Medical professionals who conscientiously object to participating in abortions need better legal protection, said the midwife whose pro-life stand led to a high-profile legal case.
In 2014, the UK Supreme Court ruled against Mary Doogan and fellow midwife Connie Wood, by requiring them to supervise staff involved in abortions.
Doogan is now calling for the protections under the Abortion Act 1967 to be better applied.
She said: “In 1967, the Act was passed. It was recognised at the time there needed to be a conscience clause for those who would have a moral issue. But this gradual change of watering down happened.”
“The conscience clause was there so that no one would have any obligation to participate”, she added.
Doogan said she was told by NHS Greater Glasgow and Clyde that she was “morally responsible” for abortions being done, but she does not believe any midwife “should be put in that position”.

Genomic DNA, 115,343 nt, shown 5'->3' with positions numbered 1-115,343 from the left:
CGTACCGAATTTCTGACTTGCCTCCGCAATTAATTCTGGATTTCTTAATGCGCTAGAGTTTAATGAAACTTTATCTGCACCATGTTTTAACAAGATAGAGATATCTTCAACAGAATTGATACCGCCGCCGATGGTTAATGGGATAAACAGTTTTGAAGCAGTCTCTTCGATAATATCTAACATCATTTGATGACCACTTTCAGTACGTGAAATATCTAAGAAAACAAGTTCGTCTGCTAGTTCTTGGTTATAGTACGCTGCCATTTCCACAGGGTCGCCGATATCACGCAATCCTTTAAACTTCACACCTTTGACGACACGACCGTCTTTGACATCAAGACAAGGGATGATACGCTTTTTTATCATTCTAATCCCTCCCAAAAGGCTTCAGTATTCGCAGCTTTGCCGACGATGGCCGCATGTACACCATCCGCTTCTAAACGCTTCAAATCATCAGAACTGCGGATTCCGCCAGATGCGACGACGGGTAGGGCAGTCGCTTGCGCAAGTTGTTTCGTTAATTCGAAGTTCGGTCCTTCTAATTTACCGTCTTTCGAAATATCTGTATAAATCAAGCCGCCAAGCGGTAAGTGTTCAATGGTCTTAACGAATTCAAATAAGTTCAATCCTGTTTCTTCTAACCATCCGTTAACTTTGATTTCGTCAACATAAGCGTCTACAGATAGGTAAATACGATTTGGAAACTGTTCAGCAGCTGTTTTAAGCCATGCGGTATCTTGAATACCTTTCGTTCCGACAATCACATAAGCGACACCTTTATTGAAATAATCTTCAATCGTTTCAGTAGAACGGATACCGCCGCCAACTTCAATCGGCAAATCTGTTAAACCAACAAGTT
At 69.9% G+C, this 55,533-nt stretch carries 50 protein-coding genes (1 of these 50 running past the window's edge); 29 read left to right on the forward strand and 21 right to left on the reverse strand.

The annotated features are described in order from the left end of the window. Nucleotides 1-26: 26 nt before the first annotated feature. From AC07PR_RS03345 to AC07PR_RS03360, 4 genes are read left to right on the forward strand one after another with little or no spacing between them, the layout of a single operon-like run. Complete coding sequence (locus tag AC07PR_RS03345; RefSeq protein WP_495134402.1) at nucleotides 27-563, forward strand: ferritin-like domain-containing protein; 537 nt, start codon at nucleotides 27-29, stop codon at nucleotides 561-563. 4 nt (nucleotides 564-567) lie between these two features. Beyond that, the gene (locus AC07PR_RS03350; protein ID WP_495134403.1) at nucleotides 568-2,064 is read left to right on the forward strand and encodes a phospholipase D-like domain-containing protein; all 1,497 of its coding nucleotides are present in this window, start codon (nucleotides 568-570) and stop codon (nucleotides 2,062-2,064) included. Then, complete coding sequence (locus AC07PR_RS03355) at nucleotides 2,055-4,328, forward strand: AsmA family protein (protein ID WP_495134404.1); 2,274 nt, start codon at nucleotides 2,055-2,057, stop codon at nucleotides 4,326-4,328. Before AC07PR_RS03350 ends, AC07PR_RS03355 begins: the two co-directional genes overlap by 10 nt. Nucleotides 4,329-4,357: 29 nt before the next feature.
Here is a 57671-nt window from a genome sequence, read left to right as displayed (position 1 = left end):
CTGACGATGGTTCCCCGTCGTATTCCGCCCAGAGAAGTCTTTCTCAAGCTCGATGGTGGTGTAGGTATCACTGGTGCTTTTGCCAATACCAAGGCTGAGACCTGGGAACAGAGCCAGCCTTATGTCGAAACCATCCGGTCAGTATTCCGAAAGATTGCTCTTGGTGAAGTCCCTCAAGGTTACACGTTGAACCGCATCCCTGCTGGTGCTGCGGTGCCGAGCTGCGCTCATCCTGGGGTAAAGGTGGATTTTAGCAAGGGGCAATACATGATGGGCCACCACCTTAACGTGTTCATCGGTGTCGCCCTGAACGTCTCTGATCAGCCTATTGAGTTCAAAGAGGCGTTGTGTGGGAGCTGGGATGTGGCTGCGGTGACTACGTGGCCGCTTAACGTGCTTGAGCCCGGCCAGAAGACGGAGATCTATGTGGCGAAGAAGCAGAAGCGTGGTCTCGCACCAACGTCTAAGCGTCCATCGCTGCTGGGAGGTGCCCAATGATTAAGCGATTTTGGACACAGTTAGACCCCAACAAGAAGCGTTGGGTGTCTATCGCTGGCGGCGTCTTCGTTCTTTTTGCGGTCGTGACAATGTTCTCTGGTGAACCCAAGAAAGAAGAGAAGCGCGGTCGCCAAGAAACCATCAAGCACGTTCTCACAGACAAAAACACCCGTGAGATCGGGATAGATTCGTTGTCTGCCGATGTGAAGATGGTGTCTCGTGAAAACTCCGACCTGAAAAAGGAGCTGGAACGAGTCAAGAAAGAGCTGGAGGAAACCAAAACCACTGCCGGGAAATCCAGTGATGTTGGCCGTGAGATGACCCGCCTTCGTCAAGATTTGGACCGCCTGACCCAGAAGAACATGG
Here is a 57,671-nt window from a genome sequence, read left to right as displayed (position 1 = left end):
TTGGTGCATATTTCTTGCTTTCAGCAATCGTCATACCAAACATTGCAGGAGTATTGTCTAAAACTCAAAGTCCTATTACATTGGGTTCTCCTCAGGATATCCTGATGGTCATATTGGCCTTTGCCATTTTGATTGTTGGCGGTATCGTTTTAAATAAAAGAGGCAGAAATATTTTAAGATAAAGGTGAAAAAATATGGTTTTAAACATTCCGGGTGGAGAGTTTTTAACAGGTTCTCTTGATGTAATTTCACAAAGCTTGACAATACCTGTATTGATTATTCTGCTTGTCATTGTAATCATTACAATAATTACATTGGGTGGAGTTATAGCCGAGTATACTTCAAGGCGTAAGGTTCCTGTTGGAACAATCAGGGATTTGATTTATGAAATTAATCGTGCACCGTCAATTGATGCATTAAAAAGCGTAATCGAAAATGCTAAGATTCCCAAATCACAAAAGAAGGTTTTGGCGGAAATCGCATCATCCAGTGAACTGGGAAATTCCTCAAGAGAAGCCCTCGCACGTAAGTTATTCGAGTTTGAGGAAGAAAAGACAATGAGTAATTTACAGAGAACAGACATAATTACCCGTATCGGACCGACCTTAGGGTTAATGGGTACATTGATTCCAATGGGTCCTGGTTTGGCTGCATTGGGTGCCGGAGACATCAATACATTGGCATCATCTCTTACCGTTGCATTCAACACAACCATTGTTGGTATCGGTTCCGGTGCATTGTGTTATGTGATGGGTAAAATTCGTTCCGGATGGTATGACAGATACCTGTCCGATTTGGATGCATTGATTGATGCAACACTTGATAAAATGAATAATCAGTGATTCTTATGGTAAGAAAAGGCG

“It goes against why I went into midwifery in the first place. My role was to bring life into the world. My patients were the woman and the baby. I have always felt a professional duty to both.”
She raised her concerns as she pledged her support for a Private Members’ Bill designed to afford better protections for medical professionals who conscientiously object to abortion.
Doogan said the issue is “not only about midwives” and “will become even more important with things like end-of-life care. We need to tackle it now.”
It is almost totalitarian.
The Conscientious Objection (Medical Activities) Bill, sponsored by Baroness O’Loan, passed its second reading in the House of Lords last month.
Lord Alton, who also backs the Bill, wrote in the Daily Mail: “To put a midwife — or any other healthcare professional — in that invidious position is to me wholly unacceptable. It is almost totalitarian.
“What sort of society are we creating, if we tell a midwife that she (or he) must facilitate abortions, however strong their objections, or face the end of their career?”